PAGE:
Hi to all the moms out there! Mother’s Day is coming up, and I hope that you all get pampered in a much deserved fashion. This post isn’t for you though. It’s for the sons and daughters, spouses, and grandchildren who should be spoiling you.
To those who desperately want to be moms but aren’t yet. Biggest hugs to you, and I wish you had a day for yourself, whether you are waiting to meet the one you want to start a family with or whether you are the woman who cries with disappointment every time her period starts. (Been there. Done that. It’s the worst.) Take care of yourself this Sunday. Whether you ever have a child to call your own or not, you are worthy exactly as you are. Take care of yourself, whether that means skipping an awkward Mother’s Day church service or getting together with friends who are in a similar situation and celebrating each other.
To the stepmoms out there. I see you. I am you. It’s a strange day, full of mixed emotions. Is it your day? Is it not? Personally, I focus heavily on celebrating my mom who deserves celebration so I don’t have to think about how this holiday makes me feel personally. Take care of yourself, unsung heroine. It’s one thing to care for a child because you have to do so. It’s another to choose to do so, with little or no glory.
To those who have no desire to become a mom, in spite of what random friends, family, and members of society think is best for you. I see and respect you. Being a mother is holy work. So is not overpopulating the earth. Stand firm. It is your decision and yours alone.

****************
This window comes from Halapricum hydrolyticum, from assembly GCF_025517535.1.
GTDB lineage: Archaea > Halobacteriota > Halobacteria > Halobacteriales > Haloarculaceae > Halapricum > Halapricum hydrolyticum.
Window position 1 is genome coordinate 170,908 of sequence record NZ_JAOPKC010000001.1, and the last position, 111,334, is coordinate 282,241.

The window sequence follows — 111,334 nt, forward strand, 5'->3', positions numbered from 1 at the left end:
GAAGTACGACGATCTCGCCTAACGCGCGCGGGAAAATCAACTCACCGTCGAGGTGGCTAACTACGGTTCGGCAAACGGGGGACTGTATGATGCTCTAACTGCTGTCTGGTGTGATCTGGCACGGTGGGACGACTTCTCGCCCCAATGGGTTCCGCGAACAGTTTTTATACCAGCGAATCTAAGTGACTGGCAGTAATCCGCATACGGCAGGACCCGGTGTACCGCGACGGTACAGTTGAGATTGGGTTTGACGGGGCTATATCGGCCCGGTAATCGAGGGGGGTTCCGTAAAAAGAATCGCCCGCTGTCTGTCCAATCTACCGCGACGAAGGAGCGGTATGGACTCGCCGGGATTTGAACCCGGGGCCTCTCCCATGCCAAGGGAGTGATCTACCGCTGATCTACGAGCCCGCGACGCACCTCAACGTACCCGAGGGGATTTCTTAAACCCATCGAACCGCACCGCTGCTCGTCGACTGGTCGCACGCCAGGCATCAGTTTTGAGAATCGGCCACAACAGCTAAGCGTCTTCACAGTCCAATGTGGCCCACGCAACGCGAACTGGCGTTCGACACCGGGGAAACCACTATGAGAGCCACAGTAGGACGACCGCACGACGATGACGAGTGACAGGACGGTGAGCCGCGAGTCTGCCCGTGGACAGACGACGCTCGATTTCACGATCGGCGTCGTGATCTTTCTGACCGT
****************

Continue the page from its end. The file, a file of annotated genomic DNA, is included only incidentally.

To those who have lost a mom, I don’t know what you are going through; I won’t pretend. Take care of yourself on this very emotional day. Your mom would want you to have a good day, so feel no guilt in enjoying the little things.
To those left reading: hiiiiii!!!! You have prepared for Mother’s Day festivities, right? I’ll give you a checklist, whether you are shopping for your mom or your spouse.
- A card where you write a heartfelt message. She needs acknowledgement as moms do so much unrecognized work.
- A little luxury that she would want but probably wouldn’t pay for herself. This could be a spa treatment, or that hydrangea she’s always wanted for the front yard, or that cardigan she’s been eyeing at Ann Taylor. Don’t know what she’d want? Ask her sister or best friend.
- Food she loves with no clean up required from her. (If she loves brunch, try my quiche recipe!) Live far away? Give the gift of DoorDash (with cooperation from your dad or siblings who may have competing plans).
- Do one thing that makes things easier for her. It can be simple. Early riser mom? Start brewing coffee 10 minutes before her normal wake up time, so she goes downstairs to the promise of already brewed coffee. It can be bigger. Does mom hate taking her car in for an oil change? Take care of it for her this weekend.
- The gift of your time, whether it is in person, over the phone, or on Zoom.
- Give her Peloton (or any other fitness item) unless she specifically asked for one. Yes, there are some moms that want a Peloton more than anything. It’s a status symbol and health aid, all in one. If your mom or spouse has (positively) mentioned a Peloton in casual conversation three or more times, she is that mom. But if you decided that your postnatal spouse should be over the moon to receive an expensive piece of gym equipment to get rid of that lingering baby fat, NO. It is not for her. It is for you. She doesn’t have the time for it, sir. It will mock her everyday BECAUSE SHE DOESN’T HAVE TIME FOR IT. Pay for housekeeping services. That would actually give her the time to exercise. Or address her mental health. She’ll need to know which one needs to be addressed first.